Bruce Davidson • Magnum

Tuesday, 5 September 2017 Leave a comment

“The MoMA curator John Szarkowski—whose writing [Teju] Cole cites as an influence on Blind Spot—once observed that many of the best photographers ‘served the art in secret, while pretending to be gatherers of merely forensic evidence.’ Those two ambitions are no longer mutually exclusive, but Cole’s book seems pendent between them, its aims as veiled as the many shrouded subjects in his pictures.” Claire Lehmann • Bomb


Paolo Pellegrin • Magnum

Monday, 4 September 2017 Leave a comment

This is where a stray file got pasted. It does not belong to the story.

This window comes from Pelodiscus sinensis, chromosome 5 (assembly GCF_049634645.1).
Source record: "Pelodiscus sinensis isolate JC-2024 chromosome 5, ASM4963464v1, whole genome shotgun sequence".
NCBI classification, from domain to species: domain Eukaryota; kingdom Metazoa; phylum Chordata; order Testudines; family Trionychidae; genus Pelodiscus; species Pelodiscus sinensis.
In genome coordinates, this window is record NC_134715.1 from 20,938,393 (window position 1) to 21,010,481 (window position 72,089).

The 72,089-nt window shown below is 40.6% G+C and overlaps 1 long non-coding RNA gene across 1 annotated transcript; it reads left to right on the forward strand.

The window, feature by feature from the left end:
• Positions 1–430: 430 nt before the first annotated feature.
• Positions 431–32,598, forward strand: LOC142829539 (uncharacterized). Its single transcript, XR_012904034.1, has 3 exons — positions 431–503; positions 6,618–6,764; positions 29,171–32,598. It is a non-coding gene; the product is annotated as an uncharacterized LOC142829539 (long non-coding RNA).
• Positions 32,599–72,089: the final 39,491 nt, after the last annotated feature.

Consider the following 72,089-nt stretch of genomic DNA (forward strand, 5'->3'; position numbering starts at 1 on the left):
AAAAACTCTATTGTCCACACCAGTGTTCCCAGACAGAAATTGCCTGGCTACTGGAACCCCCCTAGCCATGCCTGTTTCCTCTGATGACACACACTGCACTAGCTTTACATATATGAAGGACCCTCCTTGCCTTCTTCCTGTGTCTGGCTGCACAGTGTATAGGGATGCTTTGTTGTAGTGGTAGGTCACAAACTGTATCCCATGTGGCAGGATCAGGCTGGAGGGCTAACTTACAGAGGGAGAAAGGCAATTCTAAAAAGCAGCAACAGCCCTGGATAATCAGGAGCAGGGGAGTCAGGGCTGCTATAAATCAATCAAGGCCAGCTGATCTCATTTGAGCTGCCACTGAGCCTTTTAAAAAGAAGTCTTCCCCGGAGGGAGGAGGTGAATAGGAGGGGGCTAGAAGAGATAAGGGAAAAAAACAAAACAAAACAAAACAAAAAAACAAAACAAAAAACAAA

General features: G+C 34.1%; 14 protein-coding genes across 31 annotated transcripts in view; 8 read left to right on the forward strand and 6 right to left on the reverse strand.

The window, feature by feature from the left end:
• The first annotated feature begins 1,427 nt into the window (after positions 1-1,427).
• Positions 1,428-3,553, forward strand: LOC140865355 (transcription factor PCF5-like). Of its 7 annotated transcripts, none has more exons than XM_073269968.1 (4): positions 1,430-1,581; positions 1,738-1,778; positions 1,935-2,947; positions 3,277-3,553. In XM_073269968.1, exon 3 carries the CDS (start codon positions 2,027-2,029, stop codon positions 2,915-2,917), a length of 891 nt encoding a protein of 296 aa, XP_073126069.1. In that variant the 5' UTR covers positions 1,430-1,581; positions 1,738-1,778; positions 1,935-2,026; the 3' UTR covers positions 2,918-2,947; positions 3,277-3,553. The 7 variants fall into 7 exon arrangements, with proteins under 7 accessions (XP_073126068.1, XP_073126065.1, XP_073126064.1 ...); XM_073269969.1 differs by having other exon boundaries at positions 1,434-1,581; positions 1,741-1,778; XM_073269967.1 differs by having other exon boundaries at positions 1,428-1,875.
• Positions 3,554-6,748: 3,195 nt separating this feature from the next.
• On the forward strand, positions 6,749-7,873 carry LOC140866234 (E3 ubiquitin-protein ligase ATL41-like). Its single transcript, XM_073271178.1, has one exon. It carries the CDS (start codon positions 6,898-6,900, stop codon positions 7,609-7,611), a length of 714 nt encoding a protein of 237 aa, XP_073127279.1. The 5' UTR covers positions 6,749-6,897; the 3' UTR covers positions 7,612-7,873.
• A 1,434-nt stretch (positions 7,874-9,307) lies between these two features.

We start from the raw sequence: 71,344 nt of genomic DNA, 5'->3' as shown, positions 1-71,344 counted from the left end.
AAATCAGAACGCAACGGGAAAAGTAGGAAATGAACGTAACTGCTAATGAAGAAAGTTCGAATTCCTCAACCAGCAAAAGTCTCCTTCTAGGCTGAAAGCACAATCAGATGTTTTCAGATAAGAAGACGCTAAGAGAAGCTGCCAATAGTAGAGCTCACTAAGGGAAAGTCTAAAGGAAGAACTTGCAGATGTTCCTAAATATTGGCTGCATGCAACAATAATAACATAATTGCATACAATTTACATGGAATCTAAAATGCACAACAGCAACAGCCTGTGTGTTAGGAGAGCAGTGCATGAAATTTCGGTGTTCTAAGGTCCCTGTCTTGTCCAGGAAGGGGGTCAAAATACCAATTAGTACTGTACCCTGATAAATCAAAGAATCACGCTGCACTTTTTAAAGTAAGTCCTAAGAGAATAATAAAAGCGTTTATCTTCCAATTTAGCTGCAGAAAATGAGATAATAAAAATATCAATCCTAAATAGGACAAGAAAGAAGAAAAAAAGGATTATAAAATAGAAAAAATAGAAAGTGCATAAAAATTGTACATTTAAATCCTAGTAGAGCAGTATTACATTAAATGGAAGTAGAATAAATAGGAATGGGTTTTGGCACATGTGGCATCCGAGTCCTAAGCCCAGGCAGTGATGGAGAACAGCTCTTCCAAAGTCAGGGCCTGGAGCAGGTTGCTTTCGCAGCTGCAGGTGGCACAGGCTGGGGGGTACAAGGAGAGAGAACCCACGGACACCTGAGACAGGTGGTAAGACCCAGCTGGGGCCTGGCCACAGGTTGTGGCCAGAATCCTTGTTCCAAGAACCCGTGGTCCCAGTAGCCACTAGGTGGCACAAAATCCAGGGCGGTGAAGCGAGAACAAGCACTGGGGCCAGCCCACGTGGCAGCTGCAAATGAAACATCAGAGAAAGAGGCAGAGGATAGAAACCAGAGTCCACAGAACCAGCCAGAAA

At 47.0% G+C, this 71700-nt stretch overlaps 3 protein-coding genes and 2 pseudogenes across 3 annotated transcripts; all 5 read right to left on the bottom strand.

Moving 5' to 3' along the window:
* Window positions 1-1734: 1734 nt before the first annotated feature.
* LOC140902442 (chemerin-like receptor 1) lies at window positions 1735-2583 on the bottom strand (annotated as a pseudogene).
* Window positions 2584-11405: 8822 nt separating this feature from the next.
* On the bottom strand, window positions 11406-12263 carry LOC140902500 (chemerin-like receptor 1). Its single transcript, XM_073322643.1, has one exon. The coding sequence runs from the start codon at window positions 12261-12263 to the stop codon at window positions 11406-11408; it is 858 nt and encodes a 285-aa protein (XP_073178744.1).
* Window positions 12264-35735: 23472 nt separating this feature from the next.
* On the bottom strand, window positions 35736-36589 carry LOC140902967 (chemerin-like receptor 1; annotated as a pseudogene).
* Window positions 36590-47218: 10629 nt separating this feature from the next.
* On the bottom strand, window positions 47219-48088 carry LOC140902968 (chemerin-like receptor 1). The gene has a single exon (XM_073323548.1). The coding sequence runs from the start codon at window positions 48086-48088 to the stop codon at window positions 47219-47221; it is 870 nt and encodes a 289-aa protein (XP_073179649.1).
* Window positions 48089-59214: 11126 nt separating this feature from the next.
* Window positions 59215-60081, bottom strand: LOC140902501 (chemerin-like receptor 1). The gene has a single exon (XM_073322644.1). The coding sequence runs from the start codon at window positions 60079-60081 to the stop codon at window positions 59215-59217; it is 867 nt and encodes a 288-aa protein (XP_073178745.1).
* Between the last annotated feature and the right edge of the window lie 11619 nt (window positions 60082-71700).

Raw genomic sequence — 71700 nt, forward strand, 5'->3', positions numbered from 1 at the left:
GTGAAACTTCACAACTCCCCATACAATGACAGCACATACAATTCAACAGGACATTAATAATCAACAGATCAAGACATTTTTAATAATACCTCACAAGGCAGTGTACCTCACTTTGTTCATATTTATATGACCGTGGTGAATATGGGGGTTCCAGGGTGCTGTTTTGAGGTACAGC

“The Kodak envelopes, for example, are familiar to many Americans, but they’re probably not familiar with the Kodak envelopes with Arabic writing. It creates a psychological space for the work and also a physical memory. Looking through this book and touching these inserts, the reader will probably feel like they’re looking through my personal stuff, which is intentional.” Ayesha Malik in conversation with Annika Klein • Aperture

Claude Iverné • Aperture

Sunday, 3 September 2017 Leave a comment